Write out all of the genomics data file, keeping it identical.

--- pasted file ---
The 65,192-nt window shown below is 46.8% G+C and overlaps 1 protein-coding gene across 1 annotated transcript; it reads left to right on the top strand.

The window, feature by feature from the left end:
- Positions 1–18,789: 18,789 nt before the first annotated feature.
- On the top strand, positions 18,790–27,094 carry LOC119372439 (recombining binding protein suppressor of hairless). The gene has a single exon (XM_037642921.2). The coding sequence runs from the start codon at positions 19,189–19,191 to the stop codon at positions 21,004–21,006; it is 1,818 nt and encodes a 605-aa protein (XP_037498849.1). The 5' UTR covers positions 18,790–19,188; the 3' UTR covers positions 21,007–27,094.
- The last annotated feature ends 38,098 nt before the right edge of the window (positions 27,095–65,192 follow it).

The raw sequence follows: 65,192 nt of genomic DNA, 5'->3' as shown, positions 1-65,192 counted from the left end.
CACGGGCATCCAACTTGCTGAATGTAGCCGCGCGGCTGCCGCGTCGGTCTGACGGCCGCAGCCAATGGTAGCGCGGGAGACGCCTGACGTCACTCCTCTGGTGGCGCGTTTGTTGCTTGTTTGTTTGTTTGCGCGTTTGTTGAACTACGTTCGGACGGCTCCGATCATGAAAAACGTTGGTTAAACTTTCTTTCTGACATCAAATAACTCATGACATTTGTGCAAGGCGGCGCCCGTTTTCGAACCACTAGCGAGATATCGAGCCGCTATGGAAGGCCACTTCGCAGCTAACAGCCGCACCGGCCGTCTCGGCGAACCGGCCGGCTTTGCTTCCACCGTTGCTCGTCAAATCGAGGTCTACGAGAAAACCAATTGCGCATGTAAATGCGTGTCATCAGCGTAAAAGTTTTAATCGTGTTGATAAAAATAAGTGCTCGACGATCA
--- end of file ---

The 65,192-nt window shown below is 46.8% G+C and overlaps 1 protein-coding gene across 1 annotated transcript; it reads left to right on the top strand.

The window, feature by feature from the left end:
- Positions 1–18,789: 18,789 nt before the first annotated feature.
- On the top strand, positions 18,790–27,094 carry LOC119372439 (recombining binding protein suppressor of hairless). The gene has a single exon (XM_037642921.2). The coding sequence runs from the start codon at positions 19,189–19,191 to the stop codon at positions 21,004–21,006; it is 1,818 nt and encodes a 605-aa protein (XP_037498849.1). The 5' UTR covers positions 18,790–19,188; the 3' UTR covers positions 21,007–27,094.
- The last annotated feature ends 38,098 nt before the right edge of the window (positions 27,095–65,192 follow it).

The raw sequence follows: 65,192 nt of genomic DNA, 5'->3' as shown, positions 1-65,192 counted from the left end.
CACGGGCATCCAACTTGCTGAATGTAGCCGCGCGGCTGCCGCGTCGGTCTGACGGCCGCAGCCAATGGTAGCGCGGGAGACGCCTGACGTCACTCCTCTGGTGGCGCGTTTGTTGCTTGTTTGTTTGTTTGCGCGTTTGTTGAACTACGTTCGGACGGCTCCGATCATGAAAAACGTTGGTTAAACTTTCTTTCTGACATCAAATAACTCATGACATTTGTGCAAGGCGGCGCCCGTTTTCGAACCACTAGCGAGATATCGAGCCGCTATGGAAGGCCACTTCGCAGCTAACAGCCGCACCGGCCGTCTCGGCGAACCGGCCGGCTTTGCTTCCACCGTTGCTCGTCAAATCGAGGTCTACGAGAAAACCAATTGCGCATGTAAATGCGTGTCATCAGCGTAAAAGTTTTAATCGTGTTGATAAAAATAAGTGCTCGACGATCA